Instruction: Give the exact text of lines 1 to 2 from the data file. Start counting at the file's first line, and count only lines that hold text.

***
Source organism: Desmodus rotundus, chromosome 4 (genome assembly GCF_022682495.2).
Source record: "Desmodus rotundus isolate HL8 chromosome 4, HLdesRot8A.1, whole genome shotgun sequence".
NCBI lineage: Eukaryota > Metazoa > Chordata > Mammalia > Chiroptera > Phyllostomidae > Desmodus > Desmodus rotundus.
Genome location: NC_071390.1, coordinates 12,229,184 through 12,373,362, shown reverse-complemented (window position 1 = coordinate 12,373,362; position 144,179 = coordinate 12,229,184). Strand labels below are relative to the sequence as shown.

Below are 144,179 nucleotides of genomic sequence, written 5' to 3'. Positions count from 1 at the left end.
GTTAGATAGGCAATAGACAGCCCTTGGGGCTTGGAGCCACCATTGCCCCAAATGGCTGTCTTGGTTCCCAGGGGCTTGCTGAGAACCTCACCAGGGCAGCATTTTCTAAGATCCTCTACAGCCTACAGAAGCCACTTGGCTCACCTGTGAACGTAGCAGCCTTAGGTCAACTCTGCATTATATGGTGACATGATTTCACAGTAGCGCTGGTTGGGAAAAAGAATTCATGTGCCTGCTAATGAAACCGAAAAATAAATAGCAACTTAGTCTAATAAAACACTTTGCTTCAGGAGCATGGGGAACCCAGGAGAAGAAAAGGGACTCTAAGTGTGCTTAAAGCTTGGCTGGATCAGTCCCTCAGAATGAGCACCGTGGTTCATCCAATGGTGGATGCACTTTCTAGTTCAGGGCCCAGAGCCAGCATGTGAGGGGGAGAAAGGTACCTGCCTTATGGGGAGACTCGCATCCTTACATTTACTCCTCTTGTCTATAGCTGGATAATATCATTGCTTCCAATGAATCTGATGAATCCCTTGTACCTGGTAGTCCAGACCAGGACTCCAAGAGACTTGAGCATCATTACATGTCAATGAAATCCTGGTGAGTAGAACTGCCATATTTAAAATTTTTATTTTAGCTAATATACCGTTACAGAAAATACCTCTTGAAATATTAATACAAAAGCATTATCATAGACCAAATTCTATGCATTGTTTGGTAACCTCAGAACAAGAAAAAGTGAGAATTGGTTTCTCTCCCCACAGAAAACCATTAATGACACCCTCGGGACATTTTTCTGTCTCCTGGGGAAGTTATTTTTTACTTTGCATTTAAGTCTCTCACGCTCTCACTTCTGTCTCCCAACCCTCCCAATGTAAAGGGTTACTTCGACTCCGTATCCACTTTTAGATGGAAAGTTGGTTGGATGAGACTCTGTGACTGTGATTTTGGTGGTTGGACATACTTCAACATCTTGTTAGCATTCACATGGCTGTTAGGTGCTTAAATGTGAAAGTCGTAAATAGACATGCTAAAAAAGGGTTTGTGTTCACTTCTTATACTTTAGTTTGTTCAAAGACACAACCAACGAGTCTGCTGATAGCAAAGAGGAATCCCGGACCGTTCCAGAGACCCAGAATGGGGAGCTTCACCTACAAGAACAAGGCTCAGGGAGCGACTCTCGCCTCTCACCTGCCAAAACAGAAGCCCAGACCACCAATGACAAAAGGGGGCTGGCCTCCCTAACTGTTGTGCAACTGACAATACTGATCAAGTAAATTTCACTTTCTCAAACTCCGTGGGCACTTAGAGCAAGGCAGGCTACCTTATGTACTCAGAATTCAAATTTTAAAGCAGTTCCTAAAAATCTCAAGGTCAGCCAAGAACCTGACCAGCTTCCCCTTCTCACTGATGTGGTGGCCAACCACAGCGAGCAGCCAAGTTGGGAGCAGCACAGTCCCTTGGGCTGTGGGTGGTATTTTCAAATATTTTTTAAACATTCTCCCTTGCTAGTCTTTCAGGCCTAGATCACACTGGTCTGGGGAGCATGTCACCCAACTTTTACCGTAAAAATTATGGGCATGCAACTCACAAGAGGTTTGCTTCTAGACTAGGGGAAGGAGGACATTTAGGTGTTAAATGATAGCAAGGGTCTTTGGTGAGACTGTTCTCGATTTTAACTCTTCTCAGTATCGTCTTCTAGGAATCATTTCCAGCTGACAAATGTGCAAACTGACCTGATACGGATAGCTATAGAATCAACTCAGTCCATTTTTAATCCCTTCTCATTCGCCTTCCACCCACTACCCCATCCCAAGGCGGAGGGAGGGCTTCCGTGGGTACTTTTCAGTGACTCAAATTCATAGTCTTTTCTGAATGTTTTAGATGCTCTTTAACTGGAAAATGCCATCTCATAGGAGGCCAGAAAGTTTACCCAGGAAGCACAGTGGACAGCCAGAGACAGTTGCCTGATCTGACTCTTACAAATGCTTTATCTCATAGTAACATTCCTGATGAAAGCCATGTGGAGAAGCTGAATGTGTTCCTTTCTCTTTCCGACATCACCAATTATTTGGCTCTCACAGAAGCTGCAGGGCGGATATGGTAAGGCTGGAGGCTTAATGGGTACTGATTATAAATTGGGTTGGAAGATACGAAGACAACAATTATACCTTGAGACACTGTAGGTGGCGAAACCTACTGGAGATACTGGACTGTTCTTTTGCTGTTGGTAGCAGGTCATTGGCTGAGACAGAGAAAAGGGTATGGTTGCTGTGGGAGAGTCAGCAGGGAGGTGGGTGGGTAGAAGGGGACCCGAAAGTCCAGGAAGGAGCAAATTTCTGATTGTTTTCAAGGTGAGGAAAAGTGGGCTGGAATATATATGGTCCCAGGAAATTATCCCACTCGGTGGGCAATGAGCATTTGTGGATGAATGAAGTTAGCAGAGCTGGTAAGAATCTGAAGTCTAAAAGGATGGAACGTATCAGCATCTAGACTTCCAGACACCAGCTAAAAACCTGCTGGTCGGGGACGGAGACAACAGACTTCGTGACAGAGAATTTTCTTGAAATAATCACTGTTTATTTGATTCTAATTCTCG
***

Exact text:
Source organism: Desmodus rotundus, chromosome 4 (genome assembly GCF_022682495.2).
Source record: "Desmodus rotundus isolate HL8 chromosome 4, HLdesRot8A.1, whole genome shotgun sequence".